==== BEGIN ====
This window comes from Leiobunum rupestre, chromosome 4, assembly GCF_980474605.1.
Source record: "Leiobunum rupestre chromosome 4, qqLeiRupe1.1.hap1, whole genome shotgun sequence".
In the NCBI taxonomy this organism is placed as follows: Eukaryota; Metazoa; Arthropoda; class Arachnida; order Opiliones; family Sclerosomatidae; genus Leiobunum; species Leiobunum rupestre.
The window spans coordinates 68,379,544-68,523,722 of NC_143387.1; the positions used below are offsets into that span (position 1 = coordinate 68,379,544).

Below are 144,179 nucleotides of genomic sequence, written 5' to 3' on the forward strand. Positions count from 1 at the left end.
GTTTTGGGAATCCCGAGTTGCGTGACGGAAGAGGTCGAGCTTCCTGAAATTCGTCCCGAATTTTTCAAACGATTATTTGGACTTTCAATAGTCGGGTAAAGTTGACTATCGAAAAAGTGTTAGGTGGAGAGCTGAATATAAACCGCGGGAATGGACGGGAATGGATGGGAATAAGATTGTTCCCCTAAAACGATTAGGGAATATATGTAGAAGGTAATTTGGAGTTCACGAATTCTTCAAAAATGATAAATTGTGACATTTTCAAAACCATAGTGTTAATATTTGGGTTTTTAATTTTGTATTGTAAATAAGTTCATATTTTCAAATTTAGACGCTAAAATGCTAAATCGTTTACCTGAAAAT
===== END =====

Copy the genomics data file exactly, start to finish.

This window comes from Leiobunum rupestre, chromosome 4, assembly GCF_980474605.1.
Source record: "Leiobunum rupestre chromosome 4, qqLeiRupe1.1.hap1, whole genome shotgun sequence".
In the NCBI taxonomy this organism is placed as follows: Eukaryota; Metazoa; Arthropoda; class Arachnida; order Opiliones; family Sclerosomatidae; genus Leiobunum; species Leiobunum rupestre.
The window spans coordinates 68,379,544-68,523,722 of NC_143387.1; the positions used below are offsets into that span (position 1 = coordinate 68,379,544).

Below are 144,179 nucleotides of genomic sequence, written 5' to 3' on the forward strand. Positions count from 1 at the left end.
GTTTTGGGAATCCCGAGTTGCGTGACGGAAGAGGTCGAGCTTCCTGAAATTCGTCCCGAATTTTTCAAACGATTATTTGGACTTTCAATAGTCGGGTAAAGTTGACTATCGAAAAAGTGTTAGGTGGAGAGCTGAATATAAACCGCGGGAATGGACGGGAATGGATGGGAATAAGATTGTTCCCCTAAAACGATTAGGGAATATATGTAGAAGGTAATTTGGAGTTCACGAATTCTTCAAAAATGATAAATTGTGACATTTTCAAAACCATAGTGTTAATATTTGGGTTTTTAATTTTGTATTGTAAATAAGTTCATATTTTCAAATTTAGACGCTAAAATGCTAAATCGTTTACCTGAAAAT